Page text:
I’m going to say what so many are unwilling or afraid to – We don’t have the answer when it comes to student behavior. There isn’t a one-size fits all model for dealing with student behavior.
Now, I’m going to say something most teachers seem to agree upon – PBIS doesn’t work and it shouldn’t be district policy on how to deal with student behavior. It’s based on the flawed behavioral science of B.F. Skinner, whose ideas have been widely rejected, largely in part because his research likens children to animals. Researcher and author Alfie Kohn puts it this way.
“It’s been decades since academic psychology took seriously the orthodox behaviorism of John B. Watson and B.F. Skinner, which by now has shrunk to a cult-like clan of behavior analysts. But alas, its reductionist influences lives on – in classroom (and schoolwide) management programs like PBIS …”
PBIS is a multi-layered approach to dealing with student behavior, focusing on positive reinforcement. Those who explain PBIS is like listening to a drunk friend attempt to discuss Stephen Hawking’s theories on quantum mechanics. At times, it sounds profound, but mostly it’s nonsense. So here’s a link: www.pbis.org.
Despite being around since the 1980s, PBIS hasn’t had significant impact on public education. The research and success is mixed at best, and often, PBIS is detrimental. Even PBIS supporters admit, to experience success, there must be buy in from nearly the entire staff. If something needs that level of buy in to work, it’s not effective and shouldn’t be considered. That level of buy in from teachers and administrators is difficult if not near impossible. Another issue with PBIS is it’s rarely implemented fully, which is another requirement for it to be successful. Full implementation requires additional support and wraparound services most district can’t afford or it places the extra load on already overworked and overstressed teachers.
In most schools, PBIS ends up being nothing more than a system of rewards for chronically disruptive students, who rarely receive a meaningful consequence when they misbehave, and are routinely kept in the classroom despite the disruptive behavior. In most cases, the intensive students, or tier 3 according to PBIS, account for 3 to 5 percent of a school’s population. In my school, it’s less than 4 percent. Yet, all of our energy and focus get directed to these kids, to the detriment of the other 95 to 97 percent of students.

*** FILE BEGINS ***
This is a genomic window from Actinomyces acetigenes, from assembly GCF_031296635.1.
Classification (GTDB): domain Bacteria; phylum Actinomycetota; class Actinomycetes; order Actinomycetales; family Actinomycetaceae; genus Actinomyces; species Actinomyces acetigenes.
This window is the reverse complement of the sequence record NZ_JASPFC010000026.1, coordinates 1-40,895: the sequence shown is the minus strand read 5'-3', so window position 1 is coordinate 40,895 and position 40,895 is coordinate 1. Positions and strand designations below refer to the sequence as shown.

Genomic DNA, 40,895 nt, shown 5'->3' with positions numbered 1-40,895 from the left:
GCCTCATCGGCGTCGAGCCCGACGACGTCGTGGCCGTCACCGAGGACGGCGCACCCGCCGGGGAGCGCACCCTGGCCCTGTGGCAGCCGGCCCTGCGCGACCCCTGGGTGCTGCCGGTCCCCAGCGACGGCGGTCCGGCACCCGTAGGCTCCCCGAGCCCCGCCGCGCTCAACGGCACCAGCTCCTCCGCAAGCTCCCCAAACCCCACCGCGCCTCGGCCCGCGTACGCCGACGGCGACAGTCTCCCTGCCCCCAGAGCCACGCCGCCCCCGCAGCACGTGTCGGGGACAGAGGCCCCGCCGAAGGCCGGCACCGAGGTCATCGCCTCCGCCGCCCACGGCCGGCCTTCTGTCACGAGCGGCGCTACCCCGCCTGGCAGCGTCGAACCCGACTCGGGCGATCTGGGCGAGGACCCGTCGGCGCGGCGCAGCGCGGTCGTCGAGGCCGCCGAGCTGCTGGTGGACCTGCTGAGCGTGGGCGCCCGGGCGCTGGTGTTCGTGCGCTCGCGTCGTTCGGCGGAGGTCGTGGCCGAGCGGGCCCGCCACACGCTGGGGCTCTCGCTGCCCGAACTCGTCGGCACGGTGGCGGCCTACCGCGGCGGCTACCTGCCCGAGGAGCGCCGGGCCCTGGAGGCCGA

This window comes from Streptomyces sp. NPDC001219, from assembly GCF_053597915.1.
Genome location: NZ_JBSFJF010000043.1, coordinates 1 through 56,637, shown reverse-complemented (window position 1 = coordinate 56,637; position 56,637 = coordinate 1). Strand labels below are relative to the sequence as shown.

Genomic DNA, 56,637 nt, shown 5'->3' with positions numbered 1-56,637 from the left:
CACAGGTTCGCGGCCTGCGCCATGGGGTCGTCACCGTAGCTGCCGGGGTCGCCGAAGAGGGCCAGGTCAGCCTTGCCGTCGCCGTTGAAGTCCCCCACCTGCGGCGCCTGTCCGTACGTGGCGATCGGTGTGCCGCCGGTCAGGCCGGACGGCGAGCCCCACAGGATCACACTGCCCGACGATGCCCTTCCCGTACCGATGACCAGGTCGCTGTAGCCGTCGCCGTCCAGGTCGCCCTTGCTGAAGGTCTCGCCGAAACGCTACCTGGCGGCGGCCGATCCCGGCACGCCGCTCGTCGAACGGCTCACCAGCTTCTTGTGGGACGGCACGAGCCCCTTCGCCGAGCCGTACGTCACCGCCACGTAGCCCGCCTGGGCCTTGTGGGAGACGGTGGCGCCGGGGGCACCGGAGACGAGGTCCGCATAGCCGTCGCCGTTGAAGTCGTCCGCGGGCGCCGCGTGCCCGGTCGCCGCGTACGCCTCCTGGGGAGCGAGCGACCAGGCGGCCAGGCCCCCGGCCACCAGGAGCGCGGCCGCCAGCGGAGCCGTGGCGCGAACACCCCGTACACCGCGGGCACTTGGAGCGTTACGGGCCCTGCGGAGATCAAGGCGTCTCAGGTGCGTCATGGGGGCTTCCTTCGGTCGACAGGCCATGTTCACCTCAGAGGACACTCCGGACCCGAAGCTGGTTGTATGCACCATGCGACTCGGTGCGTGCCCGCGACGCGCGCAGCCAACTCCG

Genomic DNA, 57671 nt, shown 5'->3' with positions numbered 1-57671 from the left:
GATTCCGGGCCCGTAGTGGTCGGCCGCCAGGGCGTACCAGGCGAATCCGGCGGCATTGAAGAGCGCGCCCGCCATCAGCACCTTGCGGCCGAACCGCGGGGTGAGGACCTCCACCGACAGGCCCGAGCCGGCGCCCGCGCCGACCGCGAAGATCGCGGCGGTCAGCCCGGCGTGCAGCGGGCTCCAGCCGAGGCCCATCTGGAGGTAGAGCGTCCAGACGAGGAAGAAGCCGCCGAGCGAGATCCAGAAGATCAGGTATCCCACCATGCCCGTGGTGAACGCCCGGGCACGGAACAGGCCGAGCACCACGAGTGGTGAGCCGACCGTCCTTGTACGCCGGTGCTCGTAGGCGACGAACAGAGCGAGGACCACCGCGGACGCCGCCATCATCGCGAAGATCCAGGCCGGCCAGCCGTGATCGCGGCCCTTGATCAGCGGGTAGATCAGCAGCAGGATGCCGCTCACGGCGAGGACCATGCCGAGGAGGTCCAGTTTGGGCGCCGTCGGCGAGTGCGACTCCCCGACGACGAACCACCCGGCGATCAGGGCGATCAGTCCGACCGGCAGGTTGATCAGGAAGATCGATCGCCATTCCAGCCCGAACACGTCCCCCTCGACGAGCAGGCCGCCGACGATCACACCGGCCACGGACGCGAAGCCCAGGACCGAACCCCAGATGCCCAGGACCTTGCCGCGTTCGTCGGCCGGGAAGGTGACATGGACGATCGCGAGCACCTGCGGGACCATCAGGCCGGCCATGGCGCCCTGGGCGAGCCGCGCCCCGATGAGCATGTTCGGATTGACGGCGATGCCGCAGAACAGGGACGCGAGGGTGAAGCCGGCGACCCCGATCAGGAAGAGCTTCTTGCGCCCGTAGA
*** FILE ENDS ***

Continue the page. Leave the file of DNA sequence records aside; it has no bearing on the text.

Alfie Kohn puts it this way …
“Plenty of policies and programs limit our ability to do right by children. But perhaps the most restrictive virtual straitjacket that educators face is behaviorism — a psychological theory that would have us focus exclusively on what can be seen and measured, that ignores or dismisses inner experience and reduces wholes to parts. It also suggests that everything people do can be explained as a quest for reinforcement — and, by implication, that we can control others by rewarding them selectively.”
We know three things are needed when dealing with student behavior: High expectations, positive relationships, and consequences for behavior. Other than that, we haven’t found the magic sauce.
PBIS creates a situation when extrinsic motivators encourage desired behavior and overtime, students lose interest in these external motivators, regardless of the type of reinforcement. Incentive-based policies will either reward those who would have behaved well anyway, or create animosity among those who behaves routinely when the student who chronically misbehaves receives a reward for doing something the other student does daily.
PBIS also assumes behavior is a result of an interaction with an adult, when in reality, chronic misbehavior is normally the result of factors of which school have no control or influence, such as poverty, violence, or abuse. Positive relationships and interactions can tamper a situation, but it doesn’t prevent the undesired behavior.
Lastly, PBIS is manipulative and not how I raise or would want a school to deal with my children. I want my children to learn there are consequences, because in the real world, they exist. I want my children to be intrinsically motivated and not need an incentive or reward to do what is expected. If you need a reward to do the right thing, life will be your ultimate consequence.